Granite State Stories: Canobie Lake Park opens its doors

  • This crayon drawing of Canobie Lake Park in Salem, created by Armand H. Szainer (1914–1998) of Manchester, made sometime between 1970 and 1990, captures the whimsy of summer days spent at the amusement park, the Granite State’s oldest. N.H. Historical Society

Published: 6/19/2018 5:18:27 PM

Located in Salem, Canobie Lake Park has been a summer destination for more than 100 years.

It was built as a trolley park, one of hundreds constructed in the late 19th and early 20th century in the United States as the last stop of a trolley line, offering passengers a series of amusements as an incentive to ride the line. Canobie Lake’s trolley line was the Hudson, Pelham & Salem (HP&S) Railways, which also paid for the construction of the amusement park; the HP&S merged with several other small trolley lines to become the Massachusetts Northeast Street Railway Company in 1912.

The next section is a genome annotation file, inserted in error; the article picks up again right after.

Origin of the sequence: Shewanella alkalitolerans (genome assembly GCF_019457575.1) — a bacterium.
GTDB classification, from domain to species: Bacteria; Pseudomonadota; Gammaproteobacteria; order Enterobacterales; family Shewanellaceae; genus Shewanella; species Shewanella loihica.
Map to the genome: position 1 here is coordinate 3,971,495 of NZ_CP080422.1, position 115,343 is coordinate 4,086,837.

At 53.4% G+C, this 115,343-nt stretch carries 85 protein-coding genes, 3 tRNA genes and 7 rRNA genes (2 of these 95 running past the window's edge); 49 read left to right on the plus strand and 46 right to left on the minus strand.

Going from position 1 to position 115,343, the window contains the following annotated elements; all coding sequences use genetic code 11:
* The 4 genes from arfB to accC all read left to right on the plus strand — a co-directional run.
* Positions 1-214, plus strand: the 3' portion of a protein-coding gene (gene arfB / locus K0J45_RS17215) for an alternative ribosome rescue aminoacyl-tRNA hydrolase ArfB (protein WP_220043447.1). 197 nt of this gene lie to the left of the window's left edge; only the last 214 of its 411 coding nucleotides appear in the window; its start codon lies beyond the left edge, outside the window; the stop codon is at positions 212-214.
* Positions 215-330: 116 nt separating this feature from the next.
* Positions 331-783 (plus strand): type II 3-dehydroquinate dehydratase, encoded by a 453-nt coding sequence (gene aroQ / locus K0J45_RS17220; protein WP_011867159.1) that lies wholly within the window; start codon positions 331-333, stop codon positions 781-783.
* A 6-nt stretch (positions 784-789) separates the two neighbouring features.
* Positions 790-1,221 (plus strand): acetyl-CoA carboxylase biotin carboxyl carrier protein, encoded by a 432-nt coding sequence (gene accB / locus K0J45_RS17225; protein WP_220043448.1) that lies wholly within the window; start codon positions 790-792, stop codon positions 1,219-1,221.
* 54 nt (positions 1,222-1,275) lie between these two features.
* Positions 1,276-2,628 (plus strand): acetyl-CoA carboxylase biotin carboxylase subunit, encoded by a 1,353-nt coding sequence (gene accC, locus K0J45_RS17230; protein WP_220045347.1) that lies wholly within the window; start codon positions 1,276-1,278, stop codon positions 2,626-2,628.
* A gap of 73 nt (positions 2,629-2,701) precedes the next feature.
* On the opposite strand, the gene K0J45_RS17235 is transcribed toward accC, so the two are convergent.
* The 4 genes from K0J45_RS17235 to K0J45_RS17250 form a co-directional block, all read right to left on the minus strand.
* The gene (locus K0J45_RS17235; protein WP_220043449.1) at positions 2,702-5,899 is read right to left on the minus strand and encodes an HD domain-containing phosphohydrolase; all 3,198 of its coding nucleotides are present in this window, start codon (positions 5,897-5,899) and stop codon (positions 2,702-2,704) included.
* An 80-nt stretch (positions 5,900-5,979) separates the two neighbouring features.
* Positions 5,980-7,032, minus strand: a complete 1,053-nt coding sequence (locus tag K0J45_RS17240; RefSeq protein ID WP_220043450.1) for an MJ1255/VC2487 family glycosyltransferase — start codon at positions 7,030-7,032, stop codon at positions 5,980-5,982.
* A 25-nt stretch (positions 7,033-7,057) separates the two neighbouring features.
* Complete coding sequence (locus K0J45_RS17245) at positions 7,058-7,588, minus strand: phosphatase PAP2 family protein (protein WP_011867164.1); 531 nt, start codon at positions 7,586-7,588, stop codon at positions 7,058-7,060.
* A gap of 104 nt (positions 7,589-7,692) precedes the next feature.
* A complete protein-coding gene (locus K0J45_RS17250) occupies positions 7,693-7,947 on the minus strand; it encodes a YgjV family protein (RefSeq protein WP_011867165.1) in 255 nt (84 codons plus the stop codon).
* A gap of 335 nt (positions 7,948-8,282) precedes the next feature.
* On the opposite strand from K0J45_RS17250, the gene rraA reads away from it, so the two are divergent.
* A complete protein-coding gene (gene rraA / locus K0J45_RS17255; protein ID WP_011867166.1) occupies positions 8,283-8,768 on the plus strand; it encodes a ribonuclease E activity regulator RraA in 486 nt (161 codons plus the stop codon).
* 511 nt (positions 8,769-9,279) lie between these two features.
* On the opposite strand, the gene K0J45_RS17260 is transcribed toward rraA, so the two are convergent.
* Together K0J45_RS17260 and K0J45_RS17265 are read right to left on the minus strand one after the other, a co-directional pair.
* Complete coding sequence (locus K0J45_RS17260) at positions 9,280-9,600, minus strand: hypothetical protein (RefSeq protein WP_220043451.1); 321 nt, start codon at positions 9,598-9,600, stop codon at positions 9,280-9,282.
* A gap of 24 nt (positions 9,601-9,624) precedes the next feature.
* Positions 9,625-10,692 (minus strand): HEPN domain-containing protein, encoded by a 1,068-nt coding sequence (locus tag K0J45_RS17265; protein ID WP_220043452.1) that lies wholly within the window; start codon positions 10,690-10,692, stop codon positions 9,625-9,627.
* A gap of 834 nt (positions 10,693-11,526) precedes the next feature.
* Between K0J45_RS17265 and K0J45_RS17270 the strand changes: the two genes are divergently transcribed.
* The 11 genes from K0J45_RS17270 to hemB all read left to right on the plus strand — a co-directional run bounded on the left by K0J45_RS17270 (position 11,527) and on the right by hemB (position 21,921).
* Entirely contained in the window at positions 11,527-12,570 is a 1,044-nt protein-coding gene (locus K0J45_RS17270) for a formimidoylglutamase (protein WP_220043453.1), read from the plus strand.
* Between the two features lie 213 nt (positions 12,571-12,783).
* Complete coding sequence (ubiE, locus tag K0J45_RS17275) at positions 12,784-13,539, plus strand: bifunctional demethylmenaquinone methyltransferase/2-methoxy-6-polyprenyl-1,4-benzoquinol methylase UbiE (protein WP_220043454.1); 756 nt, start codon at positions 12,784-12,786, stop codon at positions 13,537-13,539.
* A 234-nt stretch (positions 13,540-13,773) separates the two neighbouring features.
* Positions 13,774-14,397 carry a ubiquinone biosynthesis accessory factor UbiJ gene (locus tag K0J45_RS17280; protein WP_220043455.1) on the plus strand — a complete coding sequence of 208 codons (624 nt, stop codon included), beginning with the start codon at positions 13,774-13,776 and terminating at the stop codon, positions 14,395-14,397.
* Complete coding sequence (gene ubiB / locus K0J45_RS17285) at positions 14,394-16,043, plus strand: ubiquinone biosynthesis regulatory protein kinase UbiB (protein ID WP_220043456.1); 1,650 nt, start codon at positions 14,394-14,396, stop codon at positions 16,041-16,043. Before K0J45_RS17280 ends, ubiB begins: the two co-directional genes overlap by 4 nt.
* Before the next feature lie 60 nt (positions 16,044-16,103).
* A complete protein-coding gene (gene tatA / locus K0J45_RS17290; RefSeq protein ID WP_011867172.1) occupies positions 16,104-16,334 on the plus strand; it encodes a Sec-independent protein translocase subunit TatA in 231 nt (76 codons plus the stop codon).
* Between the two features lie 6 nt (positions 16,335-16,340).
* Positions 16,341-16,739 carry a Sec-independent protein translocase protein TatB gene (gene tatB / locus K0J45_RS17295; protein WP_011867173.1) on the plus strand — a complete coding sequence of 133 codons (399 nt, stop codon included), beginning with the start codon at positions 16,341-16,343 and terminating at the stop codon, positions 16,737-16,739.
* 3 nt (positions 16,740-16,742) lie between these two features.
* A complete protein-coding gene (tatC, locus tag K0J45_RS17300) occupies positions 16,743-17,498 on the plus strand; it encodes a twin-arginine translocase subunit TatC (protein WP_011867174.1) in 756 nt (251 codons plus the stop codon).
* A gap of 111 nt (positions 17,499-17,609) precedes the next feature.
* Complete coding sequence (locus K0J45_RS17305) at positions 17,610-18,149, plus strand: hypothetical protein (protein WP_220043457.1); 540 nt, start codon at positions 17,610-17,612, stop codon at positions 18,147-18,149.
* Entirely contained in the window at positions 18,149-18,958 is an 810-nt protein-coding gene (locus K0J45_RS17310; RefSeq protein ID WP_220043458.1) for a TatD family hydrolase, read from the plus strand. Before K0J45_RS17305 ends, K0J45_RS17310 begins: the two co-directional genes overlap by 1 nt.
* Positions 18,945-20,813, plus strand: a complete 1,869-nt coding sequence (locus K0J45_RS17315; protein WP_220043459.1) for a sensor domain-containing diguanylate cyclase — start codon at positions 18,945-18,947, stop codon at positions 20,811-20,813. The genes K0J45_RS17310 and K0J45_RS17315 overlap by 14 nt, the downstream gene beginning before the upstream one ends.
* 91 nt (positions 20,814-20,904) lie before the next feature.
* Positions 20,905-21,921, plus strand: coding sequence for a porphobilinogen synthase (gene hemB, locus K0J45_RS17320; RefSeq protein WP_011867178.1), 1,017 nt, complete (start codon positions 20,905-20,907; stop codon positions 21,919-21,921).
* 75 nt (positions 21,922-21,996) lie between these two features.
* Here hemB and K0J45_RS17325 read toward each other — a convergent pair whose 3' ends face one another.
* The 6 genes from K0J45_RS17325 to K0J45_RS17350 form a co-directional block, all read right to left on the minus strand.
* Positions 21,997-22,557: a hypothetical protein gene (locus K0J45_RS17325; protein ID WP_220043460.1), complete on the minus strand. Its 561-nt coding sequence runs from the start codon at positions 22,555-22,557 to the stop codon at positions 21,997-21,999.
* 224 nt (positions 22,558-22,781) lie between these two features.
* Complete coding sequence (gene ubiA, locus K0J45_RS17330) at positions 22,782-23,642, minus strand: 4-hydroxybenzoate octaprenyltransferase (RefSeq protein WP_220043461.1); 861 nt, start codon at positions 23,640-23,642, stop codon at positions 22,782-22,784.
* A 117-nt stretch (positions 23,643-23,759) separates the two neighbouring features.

Most of America’s trolley parks have long since closed their doors, but a few, such as Canobie Lake and Coney Island, remain.

Although the park’s rides have changed much over the past 100 years, the antique carousel dates back to the park’s 1902 founding.

The popular wooden Yankee Cannonball roller coaster, built in 1936, was recently named a national Roller Coaster Landmark.

N.H. Historical Society

Concord Monitor Office

1 Monitor Drive
Concord,NH 03301


© 2020 Concord Monitor
Terms & Conditions - Privacy Policy